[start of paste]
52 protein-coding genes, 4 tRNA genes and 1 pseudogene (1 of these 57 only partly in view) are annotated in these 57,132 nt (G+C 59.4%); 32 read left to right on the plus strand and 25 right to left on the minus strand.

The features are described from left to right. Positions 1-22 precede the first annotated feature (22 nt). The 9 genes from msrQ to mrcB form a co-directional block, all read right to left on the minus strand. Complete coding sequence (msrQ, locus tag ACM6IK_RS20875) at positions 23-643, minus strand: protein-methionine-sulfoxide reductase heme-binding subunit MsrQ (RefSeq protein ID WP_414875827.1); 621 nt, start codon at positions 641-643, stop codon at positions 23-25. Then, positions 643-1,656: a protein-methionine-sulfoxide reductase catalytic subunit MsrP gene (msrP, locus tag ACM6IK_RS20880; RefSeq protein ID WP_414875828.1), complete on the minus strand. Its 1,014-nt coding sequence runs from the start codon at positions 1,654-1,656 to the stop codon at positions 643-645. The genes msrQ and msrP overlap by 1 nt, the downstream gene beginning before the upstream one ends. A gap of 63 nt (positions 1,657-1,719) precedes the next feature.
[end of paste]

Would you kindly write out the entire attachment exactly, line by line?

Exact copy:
52 protein-coding genes, 4 tRNA genes and 1 pseudogene (1 of these 57 only partly in view) are annotated in these 57,132 nt (G+C 59.4%); 32 read left to right on the plus strand and 25 right to left on the minus strand.

The features are described from left to right. Positions 1-22 precede the first annotated feature (22 nt). The 9 genes from msrQ to mrcB form a co-directional block, all read right to left on the minus strand. Complete coding sequence (msrQ, locus tag ACM6IK_RS20875) at positions 23-643, minus strand: protein-methionine-sulfoxide reductase heme-binding subunit MsrQ (RefSeq protein ID WP_414875827.1); 621 nt, start codon at positions 641-643, stop codon at positions 23-25. Then, positions 643-1,656: a protein-methionine-sulfoxide reductase catalytic subunit MsrP gene (msrP, locus tag ACM6IK_RS20880; RefSeq protein ID WP_414875828.1), complete on the minus strand. Its 1,014-nt coding sequence runs from the start codon at positions 1,654-1,656 to the stop codon at positions 643-645. The genes msrQ and msrP overlap by 1 nt, the downstream gene beginning before the upstream one ends. A gap of 63 nt (positions 1,657-1,719) precedes the next feature.